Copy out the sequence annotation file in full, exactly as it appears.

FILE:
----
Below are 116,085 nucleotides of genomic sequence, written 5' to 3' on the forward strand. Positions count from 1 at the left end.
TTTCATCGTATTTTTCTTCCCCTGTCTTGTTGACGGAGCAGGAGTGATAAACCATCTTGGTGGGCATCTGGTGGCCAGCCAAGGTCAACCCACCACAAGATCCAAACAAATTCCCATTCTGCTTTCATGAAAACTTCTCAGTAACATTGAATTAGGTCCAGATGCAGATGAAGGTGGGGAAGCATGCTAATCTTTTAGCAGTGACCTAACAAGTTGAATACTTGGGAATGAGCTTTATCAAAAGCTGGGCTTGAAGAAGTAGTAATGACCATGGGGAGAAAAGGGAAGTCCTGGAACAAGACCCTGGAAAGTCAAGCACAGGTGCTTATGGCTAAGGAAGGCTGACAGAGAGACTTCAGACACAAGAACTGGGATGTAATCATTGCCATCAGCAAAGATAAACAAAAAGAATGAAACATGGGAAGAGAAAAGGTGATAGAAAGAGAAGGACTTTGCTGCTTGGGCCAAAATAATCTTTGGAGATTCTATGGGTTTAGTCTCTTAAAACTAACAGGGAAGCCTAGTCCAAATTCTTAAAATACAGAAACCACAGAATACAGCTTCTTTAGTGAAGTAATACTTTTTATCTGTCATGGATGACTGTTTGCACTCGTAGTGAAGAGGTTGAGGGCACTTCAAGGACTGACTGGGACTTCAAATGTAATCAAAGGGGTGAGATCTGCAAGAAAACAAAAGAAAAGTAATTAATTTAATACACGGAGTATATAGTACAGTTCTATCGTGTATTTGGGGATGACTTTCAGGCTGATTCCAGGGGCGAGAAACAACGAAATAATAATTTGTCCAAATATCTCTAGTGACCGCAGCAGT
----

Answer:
Below are 116,085 nucleotides of genomic sequence, written 5' to 3' on the forward strand. Positions count from 1 at the left end.
TTTCATCGTATTTTTCTTCCCCTGTCTTGTTGACGGAGCAGGAGTGATAAACCATCTTGGTGGGCATCTGGTGGCCAGCCAAGGTCAACCCACCACAAGATCCAAACAAATTCCCATTCTGCTTTCATGAAAACTTCTCAGTAACATTGAATTAGGTCCAGATGCAGATGAAGGTGGGGAAGCATGCTAATCTTTTAGCAGTGACCTAACAAGTTGAATACTTGGGAATGAGCTTTATCAAAAGCTGGGCTTGAAGAAGTAGTAATGACCATGGGGAGAAAAGGGAAGTCCTGGAACAAGACCCTGGAAAGTCAAGCACAGGTGCTTATGGCTAAGGAAGGCTGACAGAGAGACTTCAGACACAAGAACTGGGATGTAATCATTGCCATCAGCAAAGATAAACAAAAAGAATGAAACATGGGAAGAGAAAAGGTGATAGAAAGAGAAGGACTTTGCTGCTTGGGCCAAAATAATCTTTGGAGATTCTATGGGTTTAGTCTCTTAAAACTAACAGGGAAGCCTAGTCCAAATTCTTAAAATACAGAAACCACAGAATACAGCTTCTTTAGTGAAGTAATACTTTTTATCTGTCATGGATGACTGTTTGCACTCGTAGTGAAGAGGTTGAGGGCACTTCAAGGACTGACTGGGACTTCAAATGTAATCAAAGGGGTGAGATCTGCAAGAAAACAAAAGAAAAGTAATTAATTTAATACACGGAGTATATAGTACAGTTCTATCGTGTATTTGGGGATGACTTTCAGGCTGATTCCAGGGGCGAGAAACAACGAAATAATAATTTGTCCAAATATCTCTAGTGACCGCAGCAGT